Magazine article Clinical Psychiatry News

Compulsive Hoarding Found Common in GAD

Magazine article Clinical Psychiatry News

Compulsive Hoarding Found Common in GAD

Article excerpt

MIAMI -- Compulsive hoarding is manifest in more than just a subset of patients with obsessive-compulsive disorder. A percentage of patients with general anxiety disorder and social phobia also reported hoarding symptoms in a study presented at the annual conference of the Anxiety Disorders Association of America.

Compulsive hoarding was originally defined as "acquisition of or failure to discard possessions that appear to be useless or of limited value." However, the definition was expanded to include significant clutter in the home and behavior that causes impairment (Behav. Res. Ther. 1996;34: 341-50).

"Compulsive hoarding is frequently associated with obsessive-compulsive disorder, but what about other anxiety disorders?" asked Suzanne A. Meunier, Ph.D., a researcher at the Institute of Living, a part of Hartford (Conn.) Hospital.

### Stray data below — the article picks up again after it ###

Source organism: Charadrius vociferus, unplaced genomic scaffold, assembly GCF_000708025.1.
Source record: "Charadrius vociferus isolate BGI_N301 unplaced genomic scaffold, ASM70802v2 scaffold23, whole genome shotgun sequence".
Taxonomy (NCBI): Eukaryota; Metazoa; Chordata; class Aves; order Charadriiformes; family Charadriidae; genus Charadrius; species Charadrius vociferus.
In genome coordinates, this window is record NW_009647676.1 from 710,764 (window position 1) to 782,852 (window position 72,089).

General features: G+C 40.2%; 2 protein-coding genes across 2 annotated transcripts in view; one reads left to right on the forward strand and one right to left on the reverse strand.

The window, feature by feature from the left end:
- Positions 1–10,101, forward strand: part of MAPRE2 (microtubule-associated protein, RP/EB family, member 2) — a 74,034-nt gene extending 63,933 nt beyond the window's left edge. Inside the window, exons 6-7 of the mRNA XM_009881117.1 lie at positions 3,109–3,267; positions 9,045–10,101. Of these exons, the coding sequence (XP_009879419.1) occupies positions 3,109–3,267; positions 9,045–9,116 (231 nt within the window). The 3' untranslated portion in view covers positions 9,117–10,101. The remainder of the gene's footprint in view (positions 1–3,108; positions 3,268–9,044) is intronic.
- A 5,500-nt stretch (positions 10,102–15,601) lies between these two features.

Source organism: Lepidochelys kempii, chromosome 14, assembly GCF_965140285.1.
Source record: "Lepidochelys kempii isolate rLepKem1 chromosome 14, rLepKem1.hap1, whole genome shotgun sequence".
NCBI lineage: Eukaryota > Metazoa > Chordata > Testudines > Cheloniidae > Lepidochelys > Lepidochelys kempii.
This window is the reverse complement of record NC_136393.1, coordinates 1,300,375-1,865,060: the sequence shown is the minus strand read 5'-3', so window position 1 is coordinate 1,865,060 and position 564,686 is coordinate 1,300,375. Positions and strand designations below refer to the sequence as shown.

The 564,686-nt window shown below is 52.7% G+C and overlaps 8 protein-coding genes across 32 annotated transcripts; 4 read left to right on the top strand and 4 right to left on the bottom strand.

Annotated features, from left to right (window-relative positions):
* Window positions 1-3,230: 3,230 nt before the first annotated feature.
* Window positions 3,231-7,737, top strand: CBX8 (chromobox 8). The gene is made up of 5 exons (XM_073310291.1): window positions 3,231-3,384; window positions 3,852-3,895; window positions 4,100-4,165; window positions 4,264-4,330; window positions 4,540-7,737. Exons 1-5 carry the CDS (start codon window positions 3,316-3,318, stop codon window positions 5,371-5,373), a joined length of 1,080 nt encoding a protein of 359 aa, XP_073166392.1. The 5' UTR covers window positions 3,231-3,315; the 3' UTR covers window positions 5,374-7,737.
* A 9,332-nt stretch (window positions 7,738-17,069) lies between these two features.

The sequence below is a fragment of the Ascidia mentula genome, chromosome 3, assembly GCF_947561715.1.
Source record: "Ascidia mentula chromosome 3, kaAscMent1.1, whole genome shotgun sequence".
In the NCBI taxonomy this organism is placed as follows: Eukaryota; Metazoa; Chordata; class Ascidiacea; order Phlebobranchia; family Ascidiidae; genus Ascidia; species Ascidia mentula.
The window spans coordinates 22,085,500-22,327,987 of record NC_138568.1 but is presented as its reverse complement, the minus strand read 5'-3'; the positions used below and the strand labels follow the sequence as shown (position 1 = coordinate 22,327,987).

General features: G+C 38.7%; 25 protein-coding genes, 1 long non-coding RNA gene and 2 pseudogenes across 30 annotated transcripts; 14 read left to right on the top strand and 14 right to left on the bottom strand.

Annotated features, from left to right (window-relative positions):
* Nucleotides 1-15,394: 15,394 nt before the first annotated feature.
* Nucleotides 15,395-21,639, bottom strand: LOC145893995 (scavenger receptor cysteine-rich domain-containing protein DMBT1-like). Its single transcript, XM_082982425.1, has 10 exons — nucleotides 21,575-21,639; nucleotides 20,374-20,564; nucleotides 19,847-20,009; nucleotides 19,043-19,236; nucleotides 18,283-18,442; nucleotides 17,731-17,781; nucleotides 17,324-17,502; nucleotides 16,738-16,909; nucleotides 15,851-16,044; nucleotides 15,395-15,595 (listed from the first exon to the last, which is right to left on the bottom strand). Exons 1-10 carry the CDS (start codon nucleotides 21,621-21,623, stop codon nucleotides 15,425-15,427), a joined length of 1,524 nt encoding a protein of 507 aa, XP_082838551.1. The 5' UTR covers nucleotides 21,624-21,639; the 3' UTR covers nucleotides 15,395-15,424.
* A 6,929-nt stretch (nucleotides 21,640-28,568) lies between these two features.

To answer this question, Dr. Meunier and her associates studied 139 people referred not for hoarding but for a primary diagnosis of obsessive-compulsive disorder (OCD), general anxiety disorder, panic and/or agoraphobia, social phobia, or for a specific phobia. About 20% presented with comorbid depression. The mean age was 37 years; 42% were male, and 92% of the patients were white.

Participants completed self-report packets before coming to the clinic. Clinicians rated severity of anxiety illness, and patients self-reported using the Anxiety Disorder Interview Schedule for DSM-IV. Investigators used the midpoint score on the Saving Inventory-Revised tool as a cutoff for pathologic hoarding symptoms. …

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